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to discover the content of PTR, SRV and TXT records. to discover the content of PTR, SRV and TXT records.
o Neither DNS over TLS nor DNS over DTLS applies to MDNS. o Neither DNS over TLS nor DNS over DTLS applies to MDNS.
In contrast, we propose using mutual authentication of the client and In contrast, we propose using mutual authentication of the client and
server as part of the TLS solution, to ensure that only authorized server as part of the TLS solution, to ensure that only authorized
parties learn the presence of a service. parties learn the presence of a service.
3.4. Randomized Host Names 3.4. Randomized Host Names
Instead of publishing their actual name in the SRV records, nodes Instead of publishing their actual host names in the SRV records,
could publish a randomized name. That is the solution argued for in nodes could publish randomized host names. That is the solution
[RFC8117]. argued for in [RFC8117].
Randomized host names will prevent some of the tracking. Host names Randomized host names will prevent some of the tracking. Host names
are typically not visible by the users, and randomizing host names are typically not visible by the users, and randomizing host names
will probably not cause much usability issues. will probably not cause much usability issues.
3.5. Timing of Obfuscation and Randomization 3.5. Timing of Obfuscation and Randomization
It is important that the obfuscation of instance names is performed It is important that the obfuscation of instance names is performed
at the right time, and that the obfuscated names change in synchrony at the right time, and that the obfuscated names change in synchrony
with other identifiers, such as MAC Addresses, IP Addresses or host with other identifiers, such as MAC Addresses, IP Addresses or host
skipping to change at page 15, line 45 skipping to change at page 16, line 32
Nodes that provide the Private Discovery Service SHOULD advertise Nodes that provide the Private Discovery Service SHOULD advertise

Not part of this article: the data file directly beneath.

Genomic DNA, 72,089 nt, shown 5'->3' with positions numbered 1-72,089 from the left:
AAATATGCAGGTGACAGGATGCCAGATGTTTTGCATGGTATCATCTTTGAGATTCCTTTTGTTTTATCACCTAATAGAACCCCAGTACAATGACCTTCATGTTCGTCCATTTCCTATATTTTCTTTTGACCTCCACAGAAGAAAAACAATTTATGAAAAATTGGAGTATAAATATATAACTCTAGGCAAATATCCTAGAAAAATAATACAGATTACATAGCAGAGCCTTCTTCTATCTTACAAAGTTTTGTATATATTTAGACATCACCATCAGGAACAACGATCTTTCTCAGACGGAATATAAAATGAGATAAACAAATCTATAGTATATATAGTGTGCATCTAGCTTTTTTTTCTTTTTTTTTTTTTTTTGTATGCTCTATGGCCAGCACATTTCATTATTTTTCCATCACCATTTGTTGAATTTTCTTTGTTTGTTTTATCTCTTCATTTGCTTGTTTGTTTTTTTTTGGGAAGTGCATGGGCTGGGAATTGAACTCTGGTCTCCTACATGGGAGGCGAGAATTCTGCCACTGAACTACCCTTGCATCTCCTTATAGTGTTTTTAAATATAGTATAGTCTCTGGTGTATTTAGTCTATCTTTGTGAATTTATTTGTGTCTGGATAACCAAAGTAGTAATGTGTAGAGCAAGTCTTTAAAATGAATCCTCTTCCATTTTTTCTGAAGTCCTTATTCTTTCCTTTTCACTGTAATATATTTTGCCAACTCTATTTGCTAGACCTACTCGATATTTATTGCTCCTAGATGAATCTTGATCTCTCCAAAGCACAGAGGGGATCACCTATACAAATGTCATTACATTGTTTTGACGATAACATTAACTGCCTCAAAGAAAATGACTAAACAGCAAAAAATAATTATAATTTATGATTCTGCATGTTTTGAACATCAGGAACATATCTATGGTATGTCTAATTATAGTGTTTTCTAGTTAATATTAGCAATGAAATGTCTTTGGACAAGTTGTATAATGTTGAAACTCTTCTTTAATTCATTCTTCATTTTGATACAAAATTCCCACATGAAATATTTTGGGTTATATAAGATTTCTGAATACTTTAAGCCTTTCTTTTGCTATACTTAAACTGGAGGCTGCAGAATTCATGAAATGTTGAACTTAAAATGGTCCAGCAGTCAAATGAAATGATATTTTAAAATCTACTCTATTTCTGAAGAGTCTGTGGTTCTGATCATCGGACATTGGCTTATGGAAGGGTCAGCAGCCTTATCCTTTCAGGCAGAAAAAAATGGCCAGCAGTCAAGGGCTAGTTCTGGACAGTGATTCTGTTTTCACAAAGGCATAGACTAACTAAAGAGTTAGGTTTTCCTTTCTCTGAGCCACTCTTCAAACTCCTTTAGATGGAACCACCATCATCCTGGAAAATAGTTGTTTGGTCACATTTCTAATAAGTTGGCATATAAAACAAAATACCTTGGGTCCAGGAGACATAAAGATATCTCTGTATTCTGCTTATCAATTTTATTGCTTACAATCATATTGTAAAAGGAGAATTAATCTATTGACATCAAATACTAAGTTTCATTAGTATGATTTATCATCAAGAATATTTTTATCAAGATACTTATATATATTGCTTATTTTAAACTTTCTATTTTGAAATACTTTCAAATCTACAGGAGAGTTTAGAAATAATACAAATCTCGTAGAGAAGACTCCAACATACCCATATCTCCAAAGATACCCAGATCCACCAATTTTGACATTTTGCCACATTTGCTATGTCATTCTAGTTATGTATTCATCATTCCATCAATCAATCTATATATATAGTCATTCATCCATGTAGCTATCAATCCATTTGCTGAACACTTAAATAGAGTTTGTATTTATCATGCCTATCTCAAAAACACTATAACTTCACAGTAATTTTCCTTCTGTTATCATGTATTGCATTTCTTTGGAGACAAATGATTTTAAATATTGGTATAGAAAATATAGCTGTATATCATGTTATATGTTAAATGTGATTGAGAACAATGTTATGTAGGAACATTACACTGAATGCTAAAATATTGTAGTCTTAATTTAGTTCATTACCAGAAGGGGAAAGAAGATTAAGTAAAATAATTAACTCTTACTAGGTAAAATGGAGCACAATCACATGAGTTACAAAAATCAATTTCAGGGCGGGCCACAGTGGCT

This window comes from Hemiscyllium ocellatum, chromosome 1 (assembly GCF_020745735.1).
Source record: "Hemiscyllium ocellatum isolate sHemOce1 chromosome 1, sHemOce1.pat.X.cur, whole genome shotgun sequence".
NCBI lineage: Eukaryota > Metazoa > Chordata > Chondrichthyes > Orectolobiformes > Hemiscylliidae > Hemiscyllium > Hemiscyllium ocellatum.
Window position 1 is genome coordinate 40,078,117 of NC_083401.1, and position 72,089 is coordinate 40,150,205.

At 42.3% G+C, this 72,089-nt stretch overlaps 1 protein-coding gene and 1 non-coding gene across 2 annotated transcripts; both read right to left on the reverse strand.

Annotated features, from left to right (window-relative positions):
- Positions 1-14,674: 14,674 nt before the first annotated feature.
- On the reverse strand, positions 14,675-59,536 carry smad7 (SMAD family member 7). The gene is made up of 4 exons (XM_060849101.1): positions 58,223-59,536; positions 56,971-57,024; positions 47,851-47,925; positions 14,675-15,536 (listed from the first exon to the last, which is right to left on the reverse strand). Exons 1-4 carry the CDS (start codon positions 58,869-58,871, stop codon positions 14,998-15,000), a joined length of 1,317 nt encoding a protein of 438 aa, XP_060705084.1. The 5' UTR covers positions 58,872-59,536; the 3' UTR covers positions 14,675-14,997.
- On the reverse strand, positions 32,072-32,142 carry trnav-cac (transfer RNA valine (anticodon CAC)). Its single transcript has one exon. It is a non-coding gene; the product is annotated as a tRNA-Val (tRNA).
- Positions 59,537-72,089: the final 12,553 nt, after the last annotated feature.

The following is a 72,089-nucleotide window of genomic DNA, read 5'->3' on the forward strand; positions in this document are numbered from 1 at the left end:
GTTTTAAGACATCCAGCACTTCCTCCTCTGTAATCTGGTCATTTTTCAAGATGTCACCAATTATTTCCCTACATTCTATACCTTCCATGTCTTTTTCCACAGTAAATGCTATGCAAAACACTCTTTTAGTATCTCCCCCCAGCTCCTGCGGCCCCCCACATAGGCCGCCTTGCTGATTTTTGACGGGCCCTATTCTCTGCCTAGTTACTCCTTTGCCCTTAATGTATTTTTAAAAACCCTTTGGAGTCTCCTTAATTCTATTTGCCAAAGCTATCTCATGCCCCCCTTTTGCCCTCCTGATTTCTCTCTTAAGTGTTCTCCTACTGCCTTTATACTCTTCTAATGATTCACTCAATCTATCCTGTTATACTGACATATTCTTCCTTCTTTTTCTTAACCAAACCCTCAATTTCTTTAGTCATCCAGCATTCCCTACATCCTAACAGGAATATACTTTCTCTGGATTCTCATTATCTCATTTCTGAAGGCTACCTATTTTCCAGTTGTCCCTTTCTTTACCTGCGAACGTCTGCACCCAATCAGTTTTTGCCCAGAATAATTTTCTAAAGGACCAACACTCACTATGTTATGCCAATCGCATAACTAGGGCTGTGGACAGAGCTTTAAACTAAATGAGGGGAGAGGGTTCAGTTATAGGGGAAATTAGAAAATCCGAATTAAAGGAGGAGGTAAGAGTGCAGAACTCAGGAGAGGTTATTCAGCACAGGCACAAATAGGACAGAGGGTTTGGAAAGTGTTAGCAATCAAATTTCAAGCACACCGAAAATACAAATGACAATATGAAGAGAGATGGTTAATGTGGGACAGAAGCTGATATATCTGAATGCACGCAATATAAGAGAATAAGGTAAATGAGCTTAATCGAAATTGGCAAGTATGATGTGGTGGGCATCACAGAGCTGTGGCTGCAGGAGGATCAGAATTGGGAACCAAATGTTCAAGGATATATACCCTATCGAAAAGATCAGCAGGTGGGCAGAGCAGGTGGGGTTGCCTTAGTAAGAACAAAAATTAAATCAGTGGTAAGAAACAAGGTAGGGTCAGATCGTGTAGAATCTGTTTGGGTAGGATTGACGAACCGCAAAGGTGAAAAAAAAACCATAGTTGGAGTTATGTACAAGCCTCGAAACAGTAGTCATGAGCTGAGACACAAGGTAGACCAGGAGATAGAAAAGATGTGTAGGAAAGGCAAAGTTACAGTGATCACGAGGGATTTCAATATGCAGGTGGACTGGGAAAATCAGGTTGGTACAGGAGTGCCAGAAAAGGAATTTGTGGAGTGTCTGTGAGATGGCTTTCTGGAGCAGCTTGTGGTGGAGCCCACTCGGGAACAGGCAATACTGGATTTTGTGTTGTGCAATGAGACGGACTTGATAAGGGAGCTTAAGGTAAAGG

their availability by publishing instances of the service through their availability by publishing instances of the service through
DNS-SD. DNS-SD.
The DNS-SD service type for the Private Discovery Service is The DNS-SD service type for the Private Discovery Service is
"_pds._tcp". "_pds._tcp".
Each published instance describes one server and one pairing. In the Each published instance describes one server and one pairing. In the
case where a node manages more than one pairing, it should publish as case where a node manages more than one pairing, it should publish as
many instances as necessary to advertise all available pairings. many instances as necessary to advertise the PDS to all paired peers.
Each instance name is composed as follows: Each instance name is composed as follows:
pick a 24 bit nonce, set to the 24 most pick a 24 bit nonce, set to the 24 most
significant bits of the 32 bit Unix GMT time. significant bits of the 32 bit Unix GMT time.
compute a 48 bit proof: compute a 48 bit proof:
proof = first 48 bits of HASH(<nonce>|<pairing key>) proof = first 48 bits of HASH(<nonce>|<pairing key>)
set the 72 bit binary identifier as the concatenation set the 72 bit binary identifier as the concatenation
of nonce and proof of nonce and proof
set instance-ID = BASE64(binary identifier) set instance_name = BASE64(binary identifier)
In this formula, HASH SHOULD be the function SHA256 defined in In this formula, HASH SHOULD be the function SHA256 defined in
[RFC4055], and BASE64 is defined in section 6.8 of [RFC2045]. The [RFC4055], and BASE64 is defined in section 6.8 of [RFC2045]. The
concatenation of a 24 bit nonce and 48 bit proof result in a 72 bit concatenation of a 24 bit nonce and 48 bit proof result in a 72 bit
string. The BASE64 conversion is 12 characters long per [RFC6763]. string. The BASE64 conversion is 12 characters long per [RFC6763].
4.5. Discovering Private Discovery Service Instances 4.5. Discovering Private Discovery Service Instances
Nodes that wish to discover Private Discovery Service Instances Nodes that wish to discover Private Discovery Service Instances
SHOULD issue a DNS-SD discovery request for the service type SHOULD issue a DNS-SD discovery request for the service type
"_pds._tcp". They MAY, as an alternative, use the Direct Discovery "_pds._tcp". They MAY, as an alternative, use the Direct Discovery